John Knotts' life-long ambition to build a replica of a stunning 4500-year-old lyre has been achieved on the cusp of the last notes being played on his eventful life.

Severely weakened by incurable heart disease and living on borrowed time, the flower grower, boat builder and self-confessed tinkerer has nearly finished the lyre which first stirred his imagination when he was just 18-years-old.

The student of ancient Mesopotamian cultures has spent 1500 hours on the labour of love that will culminate in a poignant performance when the lyre is played at a multi-media concert in Baycourt on April 2.

It represents a compelling juxtaposition. As his life reaches its conclusion, the Lyre of Tauranga will live on as a symbol of hope and revival.

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Mr Knotts,75, built three prototypes to get the size right, using a high-resolution photo sent by the British Museum of its duplicate of the 4500-year Golden Bull Lyre of Ur.

"I had to build the bull's head and scale everything up from that."

The original sacred lyre was destroyed for its gold when Iraq's national museum was looted by robbers during America's 2003 invasion of Iraq.

But his inspiration predated the invasion by 44 years when he gazed with fascination at pictures from a book showing a woman playing the lyre, the first known string instrument and precursor of the guitar.

The event which set him on the path to build the lyre happened when his father-in-law, who had been to Iraq, said he had never seen the instrument. "He was 95 and he came every day to take photos of the progress."

Mr Knotts decided that the lyre should have a distinctly New Zealand flavour and has used New Zealand redwood for the frame and paua, pounamu (green stone) and oyster shell for the decoration.

Mr Knotts makes no attempt to hide the fact that he is "virtually terminal but still managing". His failing health meant it was even a strain to string the lyre after a harpist advised him to make a new bridge to improve its sound.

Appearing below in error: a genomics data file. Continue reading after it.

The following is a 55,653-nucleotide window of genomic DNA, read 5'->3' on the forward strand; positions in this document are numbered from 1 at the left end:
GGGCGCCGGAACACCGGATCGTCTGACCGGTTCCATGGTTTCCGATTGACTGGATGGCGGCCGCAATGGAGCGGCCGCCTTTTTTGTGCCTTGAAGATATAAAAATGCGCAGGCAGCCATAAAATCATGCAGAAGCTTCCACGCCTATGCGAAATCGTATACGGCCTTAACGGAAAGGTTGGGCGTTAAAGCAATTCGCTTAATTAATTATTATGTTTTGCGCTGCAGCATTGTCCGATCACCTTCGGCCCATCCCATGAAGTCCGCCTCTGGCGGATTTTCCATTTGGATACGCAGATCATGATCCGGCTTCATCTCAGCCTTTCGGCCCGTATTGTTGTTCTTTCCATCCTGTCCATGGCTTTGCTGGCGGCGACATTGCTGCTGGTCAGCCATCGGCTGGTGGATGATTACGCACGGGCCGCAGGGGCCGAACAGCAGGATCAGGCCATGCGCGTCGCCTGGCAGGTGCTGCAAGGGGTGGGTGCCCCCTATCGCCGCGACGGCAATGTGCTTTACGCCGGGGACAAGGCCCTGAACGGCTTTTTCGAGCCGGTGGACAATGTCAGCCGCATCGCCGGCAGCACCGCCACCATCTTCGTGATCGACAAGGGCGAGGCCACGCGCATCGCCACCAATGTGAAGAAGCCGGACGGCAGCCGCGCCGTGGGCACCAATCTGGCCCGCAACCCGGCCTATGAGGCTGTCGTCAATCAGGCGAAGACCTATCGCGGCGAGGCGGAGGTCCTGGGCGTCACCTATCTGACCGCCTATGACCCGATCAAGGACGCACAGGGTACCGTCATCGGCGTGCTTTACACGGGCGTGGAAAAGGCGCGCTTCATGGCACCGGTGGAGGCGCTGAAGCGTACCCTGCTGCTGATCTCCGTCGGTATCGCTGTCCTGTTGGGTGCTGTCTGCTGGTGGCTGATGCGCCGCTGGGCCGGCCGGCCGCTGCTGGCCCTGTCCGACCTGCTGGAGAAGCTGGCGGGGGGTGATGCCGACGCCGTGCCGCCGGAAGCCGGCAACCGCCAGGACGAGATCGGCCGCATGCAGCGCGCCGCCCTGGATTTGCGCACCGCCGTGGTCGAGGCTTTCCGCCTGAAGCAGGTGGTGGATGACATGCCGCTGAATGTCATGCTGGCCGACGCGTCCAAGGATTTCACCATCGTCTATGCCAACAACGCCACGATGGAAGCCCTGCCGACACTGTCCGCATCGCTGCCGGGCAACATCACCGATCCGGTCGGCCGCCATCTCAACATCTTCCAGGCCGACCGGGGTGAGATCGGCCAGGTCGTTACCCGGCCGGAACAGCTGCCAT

He has donated the $35,000 lyre to the Incubator at the Historic Village. "Without their support, it would never have got to this stage."

Mr Knotts' wife, Jackie, said her husband was living on borrowed time and lot of people were coming from different directions for the concert.

Incubator manager and artist Simone Anderson described the lyre as a legacy that will be celebrated at the concert. Natalia Mann, a New Zealand born harpist will play the lyre. Asked what attracted her to the project, she said: "The most interesting aspect for me is why has this cultural artifact appeared in Tauranga in the 21st Century. What on earth shall we do with it? It is so far from home."

Photo/John Borren
Photo/John Borren

The April 2 concert at Baycourt:

* The Lyre of Tauranga will sing songs of war and peace.

* Sundus Abdul Hadi, an Iraqi/Canadian artist, will provide the cultural context.

* Harpist Natalia Mann will perform original compositions on the lyre

* Jo'el Komene will play ancient Maori instruments.